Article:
|for another shape-shifting performance from Jared Leto in a dark, nonsensical and peculiarly dull comic-book adaption that's far more about style than substance
|Jared Leto, Matt Smith, Abraham Popoola, Adria Arjona, Al Madrigal, Archie Renaux, Charlie Shotwell, Jared Harris, Joseph Esson, Michael Keaton, Tom Forbes, Tyrese Gibson
|31st March 2022
WHAT’S IT ABOUT?
Michael Morbius (Jared Leto) is a brilliant scientist whose life’s work has been to try to cure his own blood disorder, which has left him dependent on crutches to get around.
He’s discovered that fusing the DNA of humans with that of bats allows his body to rebuild itself, as long as he keeps himself topped up with blood – by drinking it.
But the synthetic blood he’s created to save lives around the world is becoming less effective. He needs real blood. Human blood.
As his thirst for blood grows, he finds it increasingly hard to resist the urge to kill others to keep himself alive and healthy.
His childhood friend, Milo (Matt Smith), has a similar condition and when he sees how powerful Dr Morbius has become, he wants a piece of the action and he’s more relaxed about doing whatever it takes to survive.
WHAT’S IT LIKE?
There is a level on which Morbius is a thoughtful drama about a tortured soul who tries to do good for the world but ends up doing tremendous damage by inadvertently unleashing a destructive force that he struggles to reign in.
But the narrative constructed to tell this literally and figuratively dark story is peculiarly dull, flat and too often arch and nonsensical.
Flashbacks to a childhood in children’s hospitals in Greece set up a lifelong friendship with a similarly afflicted boy he nicknames Milo – who inexplicably becomes a New York based billionaire, by the time the main story plays out. The head of their children’s hospital (Jared Harris), twenty five years later, is Milo’s live-in personal physician. One of the Greek boys develops an American accent, the other sounds British; I’m not a fan of actors putting on funny accents, but this makes no sense.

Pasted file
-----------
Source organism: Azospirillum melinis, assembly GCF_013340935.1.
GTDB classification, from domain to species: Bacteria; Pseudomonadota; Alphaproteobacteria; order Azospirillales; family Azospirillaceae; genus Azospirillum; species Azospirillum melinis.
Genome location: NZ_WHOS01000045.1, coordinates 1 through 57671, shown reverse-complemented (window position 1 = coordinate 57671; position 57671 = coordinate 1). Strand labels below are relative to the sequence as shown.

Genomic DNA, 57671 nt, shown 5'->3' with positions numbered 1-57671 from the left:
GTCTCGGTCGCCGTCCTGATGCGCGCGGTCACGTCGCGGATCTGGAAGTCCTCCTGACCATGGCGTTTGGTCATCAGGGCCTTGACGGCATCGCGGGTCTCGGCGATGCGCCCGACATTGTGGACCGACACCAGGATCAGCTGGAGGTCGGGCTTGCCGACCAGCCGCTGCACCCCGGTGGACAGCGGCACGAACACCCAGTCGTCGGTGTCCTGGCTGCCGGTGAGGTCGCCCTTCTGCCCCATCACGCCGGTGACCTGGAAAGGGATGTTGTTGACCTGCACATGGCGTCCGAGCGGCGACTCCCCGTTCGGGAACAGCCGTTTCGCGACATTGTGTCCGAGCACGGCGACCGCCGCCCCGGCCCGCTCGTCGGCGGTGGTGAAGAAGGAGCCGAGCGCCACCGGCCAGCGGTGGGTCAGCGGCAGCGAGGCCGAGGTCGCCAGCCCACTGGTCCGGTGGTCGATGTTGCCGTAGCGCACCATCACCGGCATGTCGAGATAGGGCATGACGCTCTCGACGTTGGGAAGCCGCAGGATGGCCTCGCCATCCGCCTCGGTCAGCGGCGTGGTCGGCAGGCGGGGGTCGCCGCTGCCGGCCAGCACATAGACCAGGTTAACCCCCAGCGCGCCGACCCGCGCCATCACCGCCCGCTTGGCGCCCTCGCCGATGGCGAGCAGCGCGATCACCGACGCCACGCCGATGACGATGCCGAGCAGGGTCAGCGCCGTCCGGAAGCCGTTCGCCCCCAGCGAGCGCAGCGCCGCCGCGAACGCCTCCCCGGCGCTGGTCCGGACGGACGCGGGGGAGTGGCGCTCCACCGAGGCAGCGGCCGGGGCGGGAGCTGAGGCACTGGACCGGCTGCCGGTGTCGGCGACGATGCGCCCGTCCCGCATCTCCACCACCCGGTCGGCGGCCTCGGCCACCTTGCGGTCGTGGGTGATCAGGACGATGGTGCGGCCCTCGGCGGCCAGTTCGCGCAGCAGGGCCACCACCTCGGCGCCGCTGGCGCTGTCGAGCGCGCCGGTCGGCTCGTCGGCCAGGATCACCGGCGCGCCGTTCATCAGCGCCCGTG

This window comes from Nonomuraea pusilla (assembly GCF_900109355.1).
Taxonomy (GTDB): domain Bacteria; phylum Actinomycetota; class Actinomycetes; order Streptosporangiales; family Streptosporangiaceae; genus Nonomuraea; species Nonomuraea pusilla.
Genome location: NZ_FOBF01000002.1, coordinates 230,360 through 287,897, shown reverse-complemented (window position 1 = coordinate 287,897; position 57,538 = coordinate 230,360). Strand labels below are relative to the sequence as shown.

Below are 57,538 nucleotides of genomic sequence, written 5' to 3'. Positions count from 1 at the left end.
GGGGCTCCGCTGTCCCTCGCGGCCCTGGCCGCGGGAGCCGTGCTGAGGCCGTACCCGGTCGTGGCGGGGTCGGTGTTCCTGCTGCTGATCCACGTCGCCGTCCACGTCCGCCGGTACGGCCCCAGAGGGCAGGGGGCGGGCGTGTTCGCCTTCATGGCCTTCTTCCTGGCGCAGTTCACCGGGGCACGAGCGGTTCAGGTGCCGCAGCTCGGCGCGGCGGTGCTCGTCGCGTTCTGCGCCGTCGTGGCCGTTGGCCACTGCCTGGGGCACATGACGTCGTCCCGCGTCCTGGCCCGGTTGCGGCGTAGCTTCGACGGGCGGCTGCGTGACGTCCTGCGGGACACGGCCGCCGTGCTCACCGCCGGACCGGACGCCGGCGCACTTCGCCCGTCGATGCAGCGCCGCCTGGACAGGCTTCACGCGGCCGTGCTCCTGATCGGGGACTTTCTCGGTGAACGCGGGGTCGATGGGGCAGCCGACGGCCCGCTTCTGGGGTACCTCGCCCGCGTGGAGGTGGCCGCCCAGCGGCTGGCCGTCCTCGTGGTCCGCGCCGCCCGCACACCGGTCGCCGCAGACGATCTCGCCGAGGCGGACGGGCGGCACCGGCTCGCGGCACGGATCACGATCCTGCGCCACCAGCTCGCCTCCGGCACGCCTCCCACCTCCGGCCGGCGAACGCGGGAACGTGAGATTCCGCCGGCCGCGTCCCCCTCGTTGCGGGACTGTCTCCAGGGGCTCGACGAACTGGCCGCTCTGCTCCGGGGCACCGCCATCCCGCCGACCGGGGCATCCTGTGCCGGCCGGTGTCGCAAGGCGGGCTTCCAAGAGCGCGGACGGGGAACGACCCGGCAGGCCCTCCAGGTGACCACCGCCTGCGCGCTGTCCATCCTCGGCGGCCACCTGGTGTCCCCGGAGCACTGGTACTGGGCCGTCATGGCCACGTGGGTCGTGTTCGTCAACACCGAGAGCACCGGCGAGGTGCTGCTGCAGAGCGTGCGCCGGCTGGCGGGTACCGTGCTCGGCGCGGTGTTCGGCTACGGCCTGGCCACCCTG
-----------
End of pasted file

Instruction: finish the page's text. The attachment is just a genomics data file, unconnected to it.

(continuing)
As the story starts to unfold, Dr Morbius turns down a Nobel prize – at the ceremony – no explanation as to why – or indeed why he turns up at the ceremony and rejects it there – for maximum impact, presumably, yet we don’t get to see it – and we never hear about it again. He seems to run a huge research facility in a hospital with just two doctors – him and his love interest – and one nurse. There are inexplicable moments – designed for maximum visual impact – such as thousands of bats waiting for the police to arrive before they flock out of a hole in the street – and there’s a peculiar moment where Morbius’ escape from his foe at a subway platform relies on the train not stopping at the station. To borrow from Dr Seuss, such quibbles are “really so small, you might think such a thing wouldn’t matter at all” – and in a better film, they wouldn’t, but they’re illustrative of the way Morbius is all about how it looks and feels at the expense of everything else. Any substance is lost under the style.
Morbius is kind of Marvel’s version of Batman, but unlike his DC counterpart, who’s all gadgets and no bat, Morbius is more like his Marvel stable-mate, Spider-Man – bitten by a spider, Peter Parker took on spider powers and Dr Morbius becomes increasingly bat-like – although not to the extent that Jeff Goldblum’s scientist who merged himself with a fly – he’s more of a were-bat. But while Spider-Man uses his powers for good, Morbius doesn’t really use his powers for anything – they’re a by-product of his efforts to cure himself. Even for his friend-turned-nemesis Milo, the powers are tangential to a selfish desire to survive.
The idea of a man-made vampire, based on science rather than the supernatural, grounds this character in a world that feels more real, although aside from adding some sensitive bat-hearing to his thirst for blood, there are a few too many paranormal elements that just confuse the narrative.
After his recent outing as a middle-aged, balding and overweight fashion magnate in The House of Gucci, Jared Leto continues his shape-shifting modus operandi, finding roles that require big physical changes. As an infirm scientist, he’s wan, bedraggled and wiry. As the vampiric anti-hero, he’s beefed up and fully fanged.
But it’s never quite clear whether he is indeed a tormented anti-hero, a hero trying to suppress his selfish foe or even – as suggested by the original comic-strip and a closing credits scene – a potential villain, making it hard for audiences to know what we’re meant to think about him.
Morbius is the latest Marvel character to be brought to the big screen by Sony as part of its own Spider-Man Universe, rather than being part of Disney’s Marvel Cinematic Universe, which includes the most recent Spider-Man films, made by Sony. It’s all getting very meta – but it’s confusing, because there’s a cameo at the end of this film from a character from an MCU Spider-Man film, hinting at a sequel that would further tie these two universes together. It’s interesting, at least, to see Sony and Disney – rivals in the business – working together and sharing characters.